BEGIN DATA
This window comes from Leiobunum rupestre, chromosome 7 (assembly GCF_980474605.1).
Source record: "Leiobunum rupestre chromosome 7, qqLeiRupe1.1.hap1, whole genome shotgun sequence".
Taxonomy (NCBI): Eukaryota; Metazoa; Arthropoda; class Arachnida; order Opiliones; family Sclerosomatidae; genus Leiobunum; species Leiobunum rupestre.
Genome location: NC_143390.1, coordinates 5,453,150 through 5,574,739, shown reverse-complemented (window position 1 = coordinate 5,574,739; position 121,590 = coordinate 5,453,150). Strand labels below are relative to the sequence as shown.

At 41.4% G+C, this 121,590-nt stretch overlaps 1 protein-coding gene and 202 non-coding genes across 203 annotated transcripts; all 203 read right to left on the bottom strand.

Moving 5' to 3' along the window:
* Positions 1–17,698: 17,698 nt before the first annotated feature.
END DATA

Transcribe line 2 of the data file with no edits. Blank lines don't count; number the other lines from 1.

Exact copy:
Source record: "Leiobunum rupestre chromosome 7, qqLeiRupe1.1.hap1, whole genome shotgun sequence".